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Privacy Tech | Social engineering still a trouble spot for health IT Related reading: Hearing on 702: Gavels swinging and questions lingering

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Health care privacy and cybersecurity are hot topics among industry professionals, and nearly everyone has an opinion on what direction health care will go.

One of the most troubling problems health care organizations face is handling and minimizing the amount of spearphishing attacks. While health care organizations can implement strong technological solutions to protect data, the human element involved in spearphishing attacks makes it a more vexing issue for providers to take on.

Indiana University Center for Law, Ethics, and Applied Research Director Stan Crosley, CIPM, CIPP/US, points to health care’s patient-first mindset as a reason why it is targeted by so many social engineering attacks. Crosley believes companies focusing more on customer and patient service are more likely to suffer from a spearphishing attack than B2B organizations due to the increased focus on satisfying individuals.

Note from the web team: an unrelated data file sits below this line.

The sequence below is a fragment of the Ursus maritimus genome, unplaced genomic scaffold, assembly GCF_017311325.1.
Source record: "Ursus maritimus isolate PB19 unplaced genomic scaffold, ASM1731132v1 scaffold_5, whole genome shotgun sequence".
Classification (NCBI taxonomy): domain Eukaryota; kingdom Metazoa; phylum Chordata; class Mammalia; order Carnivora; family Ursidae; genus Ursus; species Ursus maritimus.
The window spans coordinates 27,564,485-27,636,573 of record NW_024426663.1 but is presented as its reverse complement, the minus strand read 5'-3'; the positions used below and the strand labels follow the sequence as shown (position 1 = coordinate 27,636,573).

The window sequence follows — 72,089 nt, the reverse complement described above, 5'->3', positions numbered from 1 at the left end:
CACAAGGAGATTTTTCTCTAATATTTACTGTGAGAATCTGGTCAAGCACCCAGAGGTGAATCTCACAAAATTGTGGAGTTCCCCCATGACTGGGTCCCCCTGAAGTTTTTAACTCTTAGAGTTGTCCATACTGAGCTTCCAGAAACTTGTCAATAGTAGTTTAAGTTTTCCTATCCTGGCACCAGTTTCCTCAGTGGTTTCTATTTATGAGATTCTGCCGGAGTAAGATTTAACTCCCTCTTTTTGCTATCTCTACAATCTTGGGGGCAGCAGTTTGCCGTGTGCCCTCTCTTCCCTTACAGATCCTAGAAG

“One of the big pushes for health care is that they are being trained as a service organization. They try and do what they can to make the patient comfortable and to consider all the things that can help this individual,” said Crosley. “Social engineers are smart enough to prey on that training. … There are a lot of entry points for social engineering. The access to the networks is pretty broad and most individuals in the hospitals need access to some level of medical record. You find those points in the organization … and it’s not as difficult to use social engineering to your advantage.”

Education is a useful tool to combat these social engineering attacks. 

“One of the big pushes for health care is that they are being trained as a service organization. They try and do what they can to make the patient comfortable and to consider all the things that can help this individual ... Social engineers are smart enough to prey on that training." —Stan Crosley